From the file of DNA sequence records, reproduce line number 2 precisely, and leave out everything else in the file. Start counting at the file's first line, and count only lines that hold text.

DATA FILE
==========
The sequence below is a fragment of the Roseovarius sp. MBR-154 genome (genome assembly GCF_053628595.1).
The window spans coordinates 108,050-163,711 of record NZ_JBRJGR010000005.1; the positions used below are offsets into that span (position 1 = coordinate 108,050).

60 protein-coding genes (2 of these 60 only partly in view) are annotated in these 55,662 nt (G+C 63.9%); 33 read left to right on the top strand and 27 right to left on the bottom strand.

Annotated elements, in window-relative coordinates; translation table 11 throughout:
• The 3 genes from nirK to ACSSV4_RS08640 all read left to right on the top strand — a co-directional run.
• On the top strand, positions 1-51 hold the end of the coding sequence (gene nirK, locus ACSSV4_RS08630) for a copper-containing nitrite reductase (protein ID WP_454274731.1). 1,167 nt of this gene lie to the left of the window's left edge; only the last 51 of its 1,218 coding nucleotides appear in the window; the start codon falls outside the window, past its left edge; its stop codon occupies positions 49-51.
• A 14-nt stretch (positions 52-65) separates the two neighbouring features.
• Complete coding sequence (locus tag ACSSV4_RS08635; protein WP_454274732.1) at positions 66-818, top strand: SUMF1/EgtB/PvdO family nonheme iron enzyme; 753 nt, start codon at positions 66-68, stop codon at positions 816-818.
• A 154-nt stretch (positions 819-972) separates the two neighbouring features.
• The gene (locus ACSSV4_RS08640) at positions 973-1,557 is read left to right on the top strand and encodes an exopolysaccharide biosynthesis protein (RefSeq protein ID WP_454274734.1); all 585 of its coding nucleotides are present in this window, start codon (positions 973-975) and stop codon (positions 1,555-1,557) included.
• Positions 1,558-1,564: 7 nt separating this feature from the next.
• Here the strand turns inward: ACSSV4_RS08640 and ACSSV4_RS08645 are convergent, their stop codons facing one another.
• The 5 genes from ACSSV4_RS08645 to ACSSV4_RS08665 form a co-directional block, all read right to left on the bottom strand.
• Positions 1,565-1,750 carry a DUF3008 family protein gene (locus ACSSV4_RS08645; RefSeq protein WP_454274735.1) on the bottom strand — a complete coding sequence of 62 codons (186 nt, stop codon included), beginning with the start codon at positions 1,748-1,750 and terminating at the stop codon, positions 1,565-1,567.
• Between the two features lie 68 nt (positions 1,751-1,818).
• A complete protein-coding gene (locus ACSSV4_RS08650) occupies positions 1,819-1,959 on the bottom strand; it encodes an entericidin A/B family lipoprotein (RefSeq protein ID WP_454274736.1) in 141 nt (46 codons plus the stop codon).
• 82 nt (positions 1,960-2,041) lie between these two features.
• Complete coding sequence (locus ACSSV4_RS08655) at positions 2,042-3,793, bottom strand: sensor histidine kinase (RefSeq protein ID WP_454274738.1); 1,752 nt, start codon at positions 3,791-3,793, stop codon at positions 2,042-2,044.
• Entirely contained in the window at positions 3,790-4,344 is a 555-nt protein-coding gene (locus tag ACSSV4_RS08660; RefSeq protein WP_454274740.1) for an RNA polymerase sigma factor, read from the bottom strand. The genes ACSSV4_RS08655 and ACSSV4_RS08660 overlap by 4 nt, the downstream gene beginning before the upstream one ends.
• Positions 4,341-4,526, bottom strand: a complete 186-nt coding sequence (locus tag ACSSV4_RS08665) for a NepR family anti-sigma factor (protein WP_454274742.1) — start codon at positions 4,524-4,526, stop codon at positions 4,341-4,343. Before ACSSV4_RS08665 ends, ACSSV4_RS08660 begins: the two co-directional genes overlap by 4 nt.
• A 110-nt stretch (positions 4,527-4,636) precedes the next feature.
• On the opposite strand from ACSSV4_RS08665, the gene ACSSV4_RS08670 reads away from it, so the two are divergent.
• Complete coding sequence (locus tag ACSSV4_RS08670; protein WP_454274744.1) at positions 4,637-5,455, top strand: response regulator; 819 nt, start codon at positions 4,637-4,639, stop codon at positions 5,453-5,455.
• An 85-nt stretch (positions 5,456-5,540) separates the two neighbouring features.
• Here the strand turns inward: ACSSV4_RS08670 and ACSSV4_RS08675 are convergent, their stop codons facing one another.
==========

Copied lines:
The window spans coordinates 108,050-163,711 of record NZ_JBRJGR010000005.1; the positions used below are offsets into that span (position 1 = coordinate 108,050).